Gardening has been proven to boost mental and physical health. When a lack of local perinatal support for women living with anxiety and low mood was identified in Slough, it led a midwifery team to create an allotment project to encourage pregnant and new mums to grow and cultivate vegetables.

In an area where a large number of families live in high rise buildings with limited access to outside space, the project was an opportunity to encourage mums to spend time outdoors. Having access to this space quickly proved to help the mums’ mental and physical wellbeing but it was clear the support could be developed even further.

When the midwives’ NHS Foundation Trust approached Home-Start Slough to take on the project, the charity enlisted their home visiting volunteers, so that every mum had individual one-to-one support.

Jahseen Foster is one of the mums who is part of the allotment project. Jahseen was referred to the project when she was pregnant with her son. She explains:

“I love spending time outdoors but I’ve no nice outside  space where I live. Going to Home-Start’s allotment group with other pregnant women became a sanctuary for me. I love planting and it felt so good to be outside in the fresh air.

At first I was so ill and weak, I needed someone to help me with planting and weeding. I was matched with Liz, a Home-Start volunteer. Liz is very knowledgeable about gardening and taught me so much. She is so gentle and understanding.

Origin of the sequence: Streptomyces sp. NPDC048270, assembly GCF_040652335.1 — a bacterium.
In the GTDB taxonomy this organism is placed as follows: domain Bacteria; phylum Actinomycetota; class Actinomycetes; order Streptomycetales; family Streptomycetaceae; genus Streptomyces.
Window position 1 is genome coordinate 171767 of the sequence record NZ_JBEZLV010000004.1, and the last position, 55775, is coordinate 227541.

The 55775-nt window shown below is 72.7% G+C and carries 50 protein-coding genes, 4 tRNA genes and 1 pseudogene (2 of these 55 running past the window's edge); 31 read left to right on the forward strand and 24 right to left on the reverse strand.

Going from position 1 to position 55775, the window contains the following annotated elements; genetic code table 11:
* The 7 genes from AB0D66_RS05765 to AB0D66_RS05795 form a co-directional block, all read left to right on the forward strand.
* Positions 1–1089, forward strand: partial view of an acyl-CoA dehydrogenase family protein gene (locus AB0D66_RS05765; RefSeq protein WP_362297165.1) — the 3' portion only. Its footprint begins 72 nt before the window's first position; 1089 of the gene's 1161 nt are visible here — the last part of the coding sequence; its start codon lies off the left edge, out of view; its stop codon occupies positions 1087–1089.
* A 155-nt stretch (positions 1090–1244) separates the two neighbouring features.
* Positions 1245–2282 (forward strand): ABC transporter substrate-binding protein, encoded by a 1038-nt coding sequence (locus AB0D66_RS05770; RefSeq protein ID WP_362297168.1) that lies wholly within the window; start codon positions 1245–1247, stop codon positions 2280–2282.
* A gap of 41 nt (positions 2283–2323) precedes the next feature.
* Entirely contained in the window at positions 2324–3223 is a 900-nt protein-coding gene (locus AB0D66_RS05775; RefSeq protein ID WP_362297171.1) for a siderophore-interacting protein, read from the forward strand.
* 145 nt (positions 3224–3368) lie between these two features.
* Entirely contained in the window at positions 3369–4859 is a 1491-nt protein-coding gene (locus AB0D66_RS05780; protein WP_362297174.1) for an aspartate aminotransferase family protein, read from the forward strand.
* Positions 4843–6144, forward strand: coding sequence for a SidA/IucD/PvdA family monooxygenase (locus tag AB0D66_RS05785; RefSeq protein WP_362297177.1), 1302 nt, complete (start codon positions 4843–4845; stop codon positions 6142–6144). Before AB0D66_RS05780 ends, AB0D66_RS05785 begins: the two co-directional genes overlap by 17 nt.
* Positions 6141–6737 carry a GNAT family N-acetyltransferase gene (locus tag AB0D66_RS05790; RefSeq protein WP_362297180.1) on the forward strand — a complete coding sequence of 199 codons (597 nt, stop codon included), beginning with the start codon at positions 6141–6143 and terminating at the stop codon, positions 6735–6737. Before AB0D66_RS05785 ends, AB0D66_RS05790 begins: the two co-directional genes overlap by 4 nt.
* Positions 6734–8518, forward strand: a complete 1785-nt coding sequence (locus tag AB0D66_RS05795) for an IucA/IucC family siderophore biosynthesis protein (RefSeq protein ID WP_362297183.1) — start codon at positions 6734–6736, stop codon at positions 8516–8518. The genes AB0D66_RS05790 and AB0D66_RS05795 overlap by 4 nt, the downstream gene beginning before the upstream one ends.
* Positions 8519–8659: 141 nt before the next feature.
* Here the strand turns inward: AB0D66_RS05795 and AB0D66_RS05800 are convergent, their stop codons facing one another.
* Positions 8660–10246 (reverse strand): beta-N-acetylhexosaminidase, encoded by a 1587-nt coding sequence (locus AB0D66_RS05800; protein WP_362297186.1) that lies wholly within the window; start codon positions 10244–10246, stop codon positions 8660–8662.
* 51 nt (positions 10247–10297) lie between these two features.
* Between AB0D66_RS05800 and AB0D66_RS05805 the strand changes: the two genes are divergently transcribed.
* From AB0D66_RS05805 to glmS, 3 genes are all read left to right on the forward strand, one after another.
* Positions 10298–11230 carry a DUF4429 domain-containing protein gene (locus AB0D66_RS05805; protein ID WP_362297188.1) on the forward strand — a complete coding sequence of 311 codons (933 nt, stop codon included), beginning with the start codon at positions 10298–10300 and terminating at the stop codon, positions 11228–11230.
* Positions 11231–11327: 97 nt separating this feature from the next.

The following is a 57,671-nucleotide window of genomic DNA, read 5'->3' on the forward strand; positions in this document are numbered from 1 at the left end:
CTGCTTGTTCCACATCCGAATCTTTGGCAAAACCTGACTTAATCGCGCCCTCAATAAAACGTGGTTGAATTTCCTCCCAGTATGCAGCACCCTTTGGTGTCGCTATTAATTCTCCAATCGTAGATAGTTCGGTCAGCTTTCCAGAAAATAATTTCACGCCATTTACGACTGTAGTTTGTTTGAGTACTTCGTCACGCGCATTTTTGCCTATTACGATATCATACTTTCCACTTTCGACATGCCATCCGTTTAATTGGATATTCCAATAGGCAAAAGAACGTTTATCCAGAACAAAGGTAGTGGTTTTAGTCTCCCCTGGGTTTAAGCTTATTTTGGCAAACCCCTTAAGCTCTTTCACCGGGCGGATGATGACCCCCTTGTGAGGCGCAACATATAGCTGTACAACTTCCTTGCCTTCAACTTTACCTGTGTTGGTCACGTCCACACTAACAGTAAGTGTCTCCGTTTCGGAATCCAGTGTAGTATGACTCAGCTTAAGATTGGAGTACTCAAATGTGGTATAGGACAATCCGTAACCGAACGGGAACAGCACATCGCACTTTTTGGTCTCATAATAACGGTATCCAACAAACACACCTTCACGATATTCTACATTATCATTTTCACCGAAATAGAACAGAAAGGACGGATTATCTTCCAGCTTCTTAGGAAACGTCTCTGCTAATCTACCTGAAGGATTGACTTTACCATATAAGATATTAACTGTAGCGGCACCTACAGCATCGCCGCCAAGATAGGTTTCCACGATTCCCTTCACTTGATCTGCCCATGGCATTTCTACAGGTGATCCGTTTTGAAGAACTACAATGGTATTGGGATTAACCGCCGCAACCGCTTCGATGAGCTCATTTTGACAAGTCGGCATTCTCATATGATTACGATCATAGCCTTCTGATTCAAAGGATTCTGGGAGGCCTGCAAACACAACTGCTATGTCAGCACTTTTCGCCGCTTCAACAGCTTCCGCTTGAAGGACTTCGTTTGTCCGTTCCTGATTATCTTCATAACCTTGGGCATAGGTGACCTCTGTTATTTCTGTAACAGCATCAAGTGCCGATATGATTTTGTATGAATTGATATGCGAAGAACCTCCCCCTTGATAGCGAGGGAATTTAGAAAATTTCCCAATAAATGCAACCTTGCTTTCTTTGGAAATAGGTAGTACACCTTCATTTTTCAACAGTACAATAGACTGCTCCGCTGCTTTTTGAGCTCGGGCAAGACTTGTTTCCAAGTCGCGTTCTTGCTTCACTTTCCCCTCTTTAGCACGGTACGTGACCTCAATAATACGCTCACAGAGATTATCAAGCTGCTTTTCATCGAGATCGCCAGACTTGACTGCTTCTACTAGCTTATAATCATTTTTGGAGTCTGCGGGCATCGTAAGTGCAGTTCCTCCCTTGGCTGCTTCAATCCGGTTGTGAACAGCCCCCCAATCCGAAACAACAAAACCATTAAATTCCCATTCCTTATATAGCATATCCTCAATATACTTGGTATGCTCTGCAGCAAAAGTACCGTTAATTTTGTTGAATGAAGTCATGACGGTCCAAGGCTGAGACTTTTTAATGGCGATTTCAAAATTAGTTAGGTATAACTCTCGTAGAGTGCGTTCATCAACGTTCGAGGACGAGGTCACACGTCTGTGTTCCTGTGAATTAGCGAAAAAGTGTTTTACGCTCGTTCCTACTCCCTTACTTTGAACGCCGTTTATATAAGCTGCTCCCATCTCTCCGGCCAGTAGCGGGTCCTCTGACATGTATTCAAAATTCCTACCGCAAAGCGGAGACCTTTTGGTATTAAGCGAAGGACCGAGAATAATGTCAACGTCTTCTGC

When she saw I was struggling to kneel she’d bring equipment to make it easier. With Liz’s support the allotment became my safe place. Soon I was going almost every other day.

Everything I put my hands on just bloomed. When I planted those very first seeds I was isolated and depressed. As those seeds grew my depression and isolated lessened. Going to the allotment turned everything around for me. Mentally, emotionally, physically and socially – the allotment group changed my life.

When I had my son I brought him to the allotment to meet Liz. It felt like a fitting place to introduce her to my son. Liz and the allotment helped me to get through a difficult pregnancy and navigate the new world of being a mum. As their plants and vegetables have grown, so too has their confidence”.

Sarah Harris, Home-Start Slough’s Allotment Volunteer Co-ordinator explains how the project empowers women through building up friendships and connecting with nature to improve their emotional and physical wellbeing.

“The allotment project encourages the women to spend time outdoors and connect with nature. They are each supported by a volunteer who can explain to them about what to plant, but most importantly they’re there to listen.

Most of the women we support have never gardened before. Some are domestic abuse survivors, some struggle with mental health issues and some feel anxious about being a new mum. Planting a seed and helping it to grow feels incredibly empowering. As their plants and vegetables have grown, so too has their confidence. It’s been wonderful to see the change in the mums as they connect with each other and realise how much they’re capable of".

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